Do you have any trouble matching product/service strategy with tech strategy? No. For starters, our engineering discipline is deeply overlapping with our product and design disciplines, and engineers play a strong part in shaping product strategy. Furthermore, our technology strategy is intentionally simple and opinionated and slow moving, we expand or tweak it when we face compelling product challenges we cannot solve well with our current approach.

What makes an effective tech strategy? One that gives engineers clarity around decision making and enables them to focus as much as possible on solving customer and business problems and not technology problems.

If you have a good strategy that is robust then engineers can understand it. This will enable them to think quickly, take decisive action and focus on the customer and business problems rather than the technology itself.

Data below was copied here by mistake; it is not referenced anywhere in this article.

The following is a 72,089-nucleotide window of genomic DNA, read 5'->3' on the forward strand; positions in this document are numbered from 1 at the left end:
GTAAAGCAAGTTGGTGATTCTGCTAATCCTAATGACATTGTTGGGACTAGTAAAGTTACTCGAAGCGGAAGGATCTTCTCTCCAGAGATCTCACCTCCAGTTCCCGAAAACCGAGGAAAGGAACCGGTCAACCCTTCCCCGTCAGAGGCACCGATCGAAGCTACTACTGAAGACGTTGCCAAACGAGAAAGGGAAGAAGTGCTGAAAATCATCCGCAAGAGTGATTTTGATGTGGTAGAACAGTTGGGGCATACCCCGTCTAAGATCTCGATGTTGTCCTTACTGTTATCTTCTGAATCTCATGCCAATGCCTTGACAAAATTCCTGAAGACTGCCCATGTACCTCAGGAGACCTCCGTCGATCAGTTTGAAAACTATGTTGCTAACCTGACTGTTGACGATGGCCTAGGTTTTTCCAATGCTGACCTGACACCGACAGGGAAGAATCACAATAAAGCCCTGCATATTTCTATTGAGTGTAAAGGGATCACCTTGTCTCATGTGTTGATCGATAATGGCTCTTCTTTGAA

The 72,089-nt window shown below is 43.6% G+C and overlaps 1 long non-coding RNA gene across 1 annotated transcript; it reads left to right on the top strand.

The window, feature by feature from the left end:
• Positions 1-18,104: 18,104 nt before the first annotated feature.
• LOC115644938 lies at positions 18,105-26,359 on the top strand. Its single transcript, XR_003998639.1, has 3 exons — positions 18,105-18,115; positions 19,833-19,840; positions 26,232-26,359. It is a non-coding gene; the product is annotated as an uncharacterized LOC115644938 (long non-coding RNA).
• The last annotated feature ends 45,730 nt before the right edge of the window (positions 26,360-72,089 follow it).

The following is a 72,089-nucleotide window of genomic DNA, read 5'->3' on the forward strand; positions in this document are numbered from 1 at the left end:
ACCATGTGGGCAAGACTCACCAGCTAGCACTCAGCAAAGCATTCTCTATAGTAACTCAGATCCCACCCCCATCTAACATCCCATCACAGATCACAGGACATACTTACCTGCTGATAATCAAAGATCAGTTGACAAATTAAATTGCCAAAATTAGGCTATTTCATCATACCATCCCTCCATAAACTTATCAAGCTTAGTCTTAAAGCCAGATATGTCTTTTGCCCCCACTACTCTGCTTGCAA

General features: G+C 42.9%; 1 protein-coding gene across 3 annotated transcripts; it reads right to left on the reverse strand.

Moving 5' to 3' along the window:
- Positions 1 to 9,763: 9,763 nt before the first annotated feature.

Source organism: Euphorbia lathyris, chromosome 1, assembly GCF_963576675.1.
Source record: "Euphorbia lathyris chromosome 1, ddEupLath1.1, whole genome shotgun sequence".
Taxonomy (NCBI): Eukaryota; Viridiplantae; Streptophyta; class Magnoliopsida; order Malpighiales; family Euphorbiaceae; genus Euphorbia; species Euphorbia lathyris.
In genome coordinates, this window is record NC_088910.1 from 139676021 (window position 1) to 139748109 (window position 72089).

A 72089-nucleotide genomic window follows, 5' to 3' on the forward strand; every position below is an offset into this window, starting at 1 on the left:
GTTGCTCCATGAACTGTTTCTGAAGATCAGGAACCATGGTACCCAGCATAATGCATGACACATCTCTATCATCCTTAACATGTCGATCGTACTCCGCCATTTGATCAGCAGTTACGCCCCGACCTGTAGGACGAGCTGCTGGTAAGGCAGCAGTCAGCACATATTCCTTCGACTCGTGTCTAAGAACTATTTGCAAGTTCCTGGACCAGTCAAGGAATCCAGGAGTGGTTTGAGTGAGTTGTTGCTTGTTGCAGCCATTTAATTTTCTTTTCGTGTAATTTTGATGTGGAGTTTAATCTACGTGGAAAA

What predictions do you have for the role of the CTO in the future? I don’t predict massive changes. The role of CTO has always varied, from company to company, person to person, and based on the stage your company is at. Often the role can be very focused, almost exclusively on technical challenges or IP, especially in the early days. Sometimes a CTO will partner with or leverage others to take on organisational responsibilities. Sometimes a CTO will be very internally focused, other times very outwardly focused. Sometimes they’ll be the product visionary, other times they’ll partner with a product visionary. There’s no one size fits all. But my hope or advice would be to understand your own unique situation, what your team and company need, and what your strengths are and act accordingly — don’t fill the mould of others by default.

As a C-suite role, you are a company leader, first and foremost, make it your business to keep a solid foundational awareness and oversight of business, people, technology and product aspects of the business, and then go deep in the ways you can provide the most value, building the right team around you to compliment your strengths.